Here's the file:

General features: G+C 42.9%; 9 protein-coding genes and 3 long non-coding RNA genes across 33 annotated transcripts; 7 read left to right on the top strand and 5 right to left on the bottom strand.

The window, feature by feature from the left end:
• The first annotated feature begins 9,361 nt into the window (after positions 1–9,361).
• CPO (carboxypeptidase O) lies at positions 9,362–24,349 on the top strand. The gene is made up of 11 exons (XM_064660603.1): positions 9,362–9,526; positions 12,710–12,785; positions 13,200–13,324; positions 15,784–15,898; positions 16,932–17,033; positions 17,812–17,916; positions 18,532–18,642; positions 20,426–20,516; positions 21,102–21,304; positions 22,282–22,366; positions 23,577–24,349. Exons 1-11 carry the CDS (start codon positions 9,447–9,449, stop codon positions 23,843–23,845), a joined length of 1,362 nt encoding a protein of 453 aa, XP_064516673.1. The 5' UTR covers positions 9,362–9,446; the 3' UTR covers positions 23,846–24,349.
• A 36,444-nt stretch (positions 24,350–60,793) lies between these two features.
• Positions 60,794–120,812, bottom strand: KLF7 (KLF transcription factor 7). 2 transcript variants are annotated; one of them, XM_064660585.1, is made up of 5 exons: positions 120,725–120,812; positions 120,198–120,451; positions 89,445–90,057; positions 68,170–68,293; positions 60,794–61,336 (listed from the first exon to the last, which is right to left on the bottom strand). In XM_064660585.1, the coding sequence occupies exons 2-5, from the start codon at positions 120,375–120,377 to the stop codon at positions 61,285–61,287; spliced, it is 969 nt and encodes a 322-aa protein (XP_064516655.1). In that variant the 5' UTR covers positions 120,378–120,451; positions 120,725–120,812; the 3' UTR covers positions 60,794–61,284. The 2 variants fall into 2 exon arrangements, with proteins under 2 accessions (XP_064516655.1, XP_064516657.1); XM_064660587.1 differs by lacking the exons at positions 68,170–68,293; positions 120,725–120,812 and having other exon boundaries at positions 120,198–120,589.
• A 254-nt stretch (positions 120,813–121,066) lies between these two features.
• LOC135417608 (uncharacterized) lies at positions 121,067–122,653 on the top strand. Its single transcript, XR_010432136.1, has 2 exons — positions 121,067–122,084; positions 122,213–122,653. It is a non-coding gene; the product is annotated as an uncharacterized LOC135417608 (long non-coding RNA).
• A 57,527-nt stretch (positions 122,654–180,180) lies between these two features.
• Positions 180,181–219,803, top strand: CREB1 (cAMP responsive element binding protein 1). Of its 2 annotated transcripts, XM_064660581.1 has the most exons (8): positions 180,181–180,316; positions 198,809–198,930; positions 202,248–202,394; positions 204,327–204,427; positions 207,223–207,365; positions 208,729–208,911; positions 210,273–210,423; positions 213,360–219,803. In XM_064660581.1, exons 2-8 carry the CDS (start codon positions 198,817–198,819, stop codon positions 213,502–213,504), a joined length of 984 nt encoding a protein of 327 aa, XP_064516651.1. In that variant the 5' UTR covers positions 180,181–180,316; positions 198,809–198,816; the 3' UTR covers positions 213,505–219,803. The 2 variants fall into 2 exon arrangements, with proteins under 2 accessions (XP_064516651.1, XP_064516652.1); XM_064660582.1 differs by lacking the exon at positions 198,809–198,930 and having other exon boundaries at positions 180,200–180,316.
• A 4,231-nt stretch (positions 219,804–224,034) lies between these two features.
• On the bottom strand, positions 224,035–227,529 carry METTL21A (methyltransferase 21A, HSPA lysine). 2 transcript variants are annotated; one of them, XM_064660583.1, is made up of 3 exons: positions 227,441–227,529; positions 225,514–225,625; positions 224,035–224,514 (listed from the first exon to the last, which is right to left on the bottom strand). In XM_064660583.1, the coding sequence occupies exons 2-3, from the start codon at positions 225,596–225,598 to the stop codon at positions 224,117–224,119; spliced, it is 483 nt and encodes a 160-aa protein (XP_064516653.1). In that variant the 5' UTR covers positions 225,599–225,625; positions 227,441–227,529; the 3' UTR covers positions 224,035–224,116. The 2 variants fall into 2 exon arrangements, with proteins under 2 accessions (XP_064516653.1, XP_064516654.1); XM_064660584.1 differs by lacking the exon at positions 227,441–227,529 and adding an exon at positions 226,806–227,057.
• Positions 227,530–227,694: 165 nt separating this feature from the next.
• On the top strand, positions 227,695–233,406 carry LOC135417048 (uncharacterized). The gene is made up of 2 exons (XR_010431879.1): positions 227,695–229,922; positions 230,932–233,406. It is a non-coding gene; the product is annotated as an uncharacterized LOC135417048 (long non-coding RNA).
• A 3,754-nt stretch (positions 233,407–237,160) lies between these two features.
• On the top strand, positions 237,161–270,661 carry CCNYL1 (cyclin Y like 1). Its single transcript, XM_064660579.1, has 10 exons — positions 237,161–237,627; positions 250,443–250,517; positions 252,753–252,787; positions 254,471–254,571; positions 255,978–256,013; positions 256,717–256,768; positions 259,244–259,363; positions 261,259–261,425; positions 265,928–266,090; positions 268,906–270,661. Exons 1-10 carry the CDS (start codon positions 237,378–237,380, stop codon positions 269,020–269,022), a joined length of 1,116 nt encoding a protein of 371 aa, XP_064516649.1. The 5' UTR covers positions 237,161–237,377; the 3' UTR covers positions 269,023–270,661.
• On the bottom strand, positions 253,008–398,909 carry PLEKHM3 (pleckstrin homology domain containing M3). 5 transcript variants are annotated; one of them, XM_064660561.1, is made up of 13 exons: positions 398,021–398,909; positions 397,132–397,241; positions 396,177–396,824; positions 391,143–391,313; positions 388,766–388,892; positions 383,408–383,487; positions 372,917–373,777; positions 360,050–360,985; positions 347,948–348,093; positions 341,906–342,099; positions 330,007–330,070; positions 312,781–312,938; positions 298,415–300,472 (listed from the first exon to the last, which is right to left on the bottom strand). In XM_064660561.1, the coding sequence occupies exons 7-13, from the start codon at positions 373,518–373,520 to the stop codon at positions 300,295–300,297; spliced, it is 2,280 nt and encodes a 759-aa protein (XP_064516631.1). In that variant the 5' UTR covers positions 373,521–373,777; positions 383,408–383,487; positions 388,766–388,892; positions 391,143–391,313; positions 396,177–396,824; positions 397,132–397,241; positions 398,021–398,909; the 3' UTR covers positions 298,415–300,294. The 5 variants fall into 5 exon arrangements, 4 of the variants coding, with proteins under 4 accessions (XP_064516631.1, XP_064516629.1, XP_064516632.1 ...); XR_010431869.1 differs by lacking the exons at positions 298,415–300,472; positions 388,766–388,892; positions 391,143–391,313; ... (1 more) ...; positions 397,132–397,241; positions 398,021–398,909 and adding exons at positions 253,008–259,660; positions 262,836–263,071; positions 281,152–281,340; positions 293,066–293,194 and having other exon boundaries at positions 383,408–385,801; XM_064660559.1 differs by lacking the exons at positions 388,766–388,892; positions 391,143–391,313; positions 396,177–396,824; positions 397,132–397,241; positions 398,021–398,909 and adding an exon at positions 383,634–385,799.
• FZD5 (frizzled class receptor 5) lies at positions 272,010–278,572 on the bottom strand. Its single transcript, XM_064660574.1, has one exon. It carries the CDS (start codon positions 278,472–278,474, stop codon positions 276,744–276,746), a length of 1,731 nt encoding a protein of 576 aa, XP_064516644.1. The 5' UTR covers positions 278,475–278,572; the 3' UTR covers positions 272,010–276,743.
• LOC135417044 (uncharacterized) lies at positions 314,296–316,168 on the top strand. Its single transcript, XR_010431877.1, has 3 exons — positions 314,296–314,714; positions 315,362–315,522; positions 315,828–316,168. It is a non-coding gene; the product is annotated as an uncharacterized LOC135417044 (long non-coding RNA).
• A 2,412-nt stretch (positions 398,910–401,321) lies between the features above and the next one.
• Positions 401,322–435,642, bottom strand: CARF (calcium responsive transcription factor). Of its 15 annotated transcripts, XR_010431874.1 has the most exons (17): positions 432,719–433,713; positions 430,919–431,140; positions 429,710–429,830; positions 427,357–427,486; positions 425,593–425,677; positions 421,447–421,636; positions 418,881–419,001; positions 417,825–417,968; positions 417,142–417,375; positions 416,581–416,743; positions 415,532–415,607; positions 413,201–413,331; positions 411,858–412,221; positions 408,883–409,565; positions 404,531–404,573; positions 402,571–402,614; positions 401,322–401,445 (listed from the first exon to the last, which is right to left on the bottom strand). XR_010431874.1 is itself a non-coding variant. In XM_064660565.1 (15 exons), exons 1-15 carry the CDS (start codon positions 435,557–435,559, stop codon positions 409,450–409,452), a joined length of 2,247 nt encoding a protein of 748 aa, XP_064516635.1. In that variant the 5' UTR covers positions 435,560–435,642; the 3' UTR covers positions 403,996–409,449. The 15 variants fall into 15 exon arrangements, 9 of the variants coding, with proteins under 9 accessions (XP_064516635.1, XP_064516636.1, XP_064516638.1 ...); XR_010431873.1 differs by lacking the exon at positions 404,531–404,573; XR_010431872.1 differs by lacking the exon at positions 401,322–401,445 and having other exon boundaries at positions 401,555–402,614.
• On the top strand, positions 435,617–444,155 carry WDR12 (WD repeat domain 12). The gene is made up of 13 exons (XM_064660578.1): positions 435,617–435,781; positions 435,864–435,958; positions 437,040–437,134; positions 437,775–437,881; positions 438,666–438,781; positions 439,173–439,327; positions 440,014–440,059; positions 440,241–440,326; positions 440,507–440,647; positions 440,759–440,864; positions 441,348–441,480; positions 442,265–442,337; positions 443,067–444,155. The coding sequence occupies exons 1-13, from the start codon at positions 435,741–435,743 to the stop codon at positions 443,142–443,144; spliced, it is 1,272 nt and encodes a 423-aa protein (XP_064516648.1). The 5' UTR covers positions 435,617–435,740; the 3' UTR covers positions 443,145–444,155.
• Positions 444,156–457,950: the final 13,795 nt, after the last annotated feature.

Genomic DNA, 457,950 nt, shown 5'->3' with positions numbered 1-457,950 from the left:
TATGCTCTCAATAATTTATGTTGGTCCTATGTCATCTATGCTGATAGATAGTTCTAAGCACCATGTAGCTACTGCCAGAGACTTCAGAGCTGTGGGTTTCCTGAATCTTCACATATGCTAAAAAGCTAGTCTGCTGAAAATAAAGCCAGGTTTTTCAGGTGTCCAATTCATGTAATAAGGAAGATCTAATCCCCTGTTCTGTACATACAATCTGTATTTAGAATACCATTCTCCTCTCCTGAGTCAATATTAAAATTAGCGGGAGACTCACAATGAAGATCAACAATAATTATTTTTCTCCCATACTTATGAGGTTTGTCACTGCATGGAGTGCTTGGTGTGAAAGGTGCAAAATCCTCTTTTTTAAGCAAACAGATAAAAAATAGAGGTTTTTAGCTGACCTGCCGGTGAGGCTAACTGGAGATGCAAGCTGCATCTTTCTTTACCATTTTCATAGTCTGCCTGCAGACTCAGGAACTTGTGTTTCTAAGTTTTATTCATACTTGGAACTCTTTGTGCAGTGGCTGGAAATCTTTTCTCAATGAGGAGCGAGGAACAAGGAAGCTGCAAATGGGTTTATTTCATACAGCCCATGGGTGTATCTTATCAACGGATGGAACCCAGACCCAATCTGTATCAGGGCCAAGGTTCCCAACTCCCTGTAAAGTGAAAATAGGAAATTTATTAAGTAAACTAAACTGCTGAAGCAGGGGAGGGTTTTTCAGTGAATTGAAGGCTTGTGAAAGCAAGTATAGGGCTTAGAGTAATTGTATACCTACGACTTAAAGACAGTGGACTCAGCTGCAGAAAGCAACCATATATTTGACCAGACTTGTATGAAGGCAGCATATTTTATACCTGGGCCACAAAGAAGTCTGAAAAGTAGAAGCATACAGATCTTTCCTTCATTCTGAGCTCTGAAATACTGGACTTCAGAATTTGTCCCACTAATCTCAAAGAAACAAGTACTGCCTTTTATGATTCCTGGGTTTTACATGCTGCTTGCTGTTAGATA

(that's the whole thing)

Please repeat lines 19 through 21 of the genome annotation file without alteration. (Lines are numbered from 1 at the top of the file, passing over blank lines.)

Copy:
• LOC135417044 (uncharacterized) lies at positions 314,296–316,168 on the top strand. Its single transcript, XR_010431877.1, has 3 exons — positions 314,296–314,714; positions 315,362–315,522; positions 315,828–316,168. It is a non-coding gene; the product is annotated as an uncharacterized LOC135417044 (long non-coding RNA).
• A 2,412-nt stretch (positions 398,910–401,321) lies between the features above and the next one.
• Positions 401,322–435,642, bottom strand: CARF (calcium responsive transcription factor). Of its 15 annotated transcripts, XR_010431874.1 has the most exons (17): positions 432,719–433,713; positions 430,919–431,140; positions 429,710–429,830; positions 427,357–427,486; positions 425,593–425,677; positions 421,447–421,636; positions 418,881–419,001; positions 417,825–417,968; positions 417,142–417,375; positions 416,581–416,743; positions 415,532–415,607; positions 413,201–413,331; positions 411,858–412,221; positions 408,883–409,565; positions 404,531–404,573; positions 402,571–402,614; positions 401,322–401,445 (listed from the first exon to the last, which is right to left on the bottom strand). XR_010431874.1 is itself a non-coding variant. In XM_064660565.1 (15 exons), exons 1-15 carry the CDS (start codon positions 435,557–435,559, stop codon positions 409,450–409,452), a joined length of 2,247 nt encoding a protein of 748 aa, XP_064516635.1. In that variant the 5' UTR covers positions 435,560–435,642; the 3' UTR covers positions 403,996–409,449. The 15 variants fall into 15 exon arrangements, 9 of the variants coding, with proteins under 9 accessions (XP_064516635.1, XP_064516636.1, XP_064516638.1 ...); XR_010431873.1 differs by lacking the exon at positions 404,531–404,573; XR_010431872.1 differs by lacking the exon at positions 401,322–401,445 and having other exon boundaries at positions 401,555–402,614.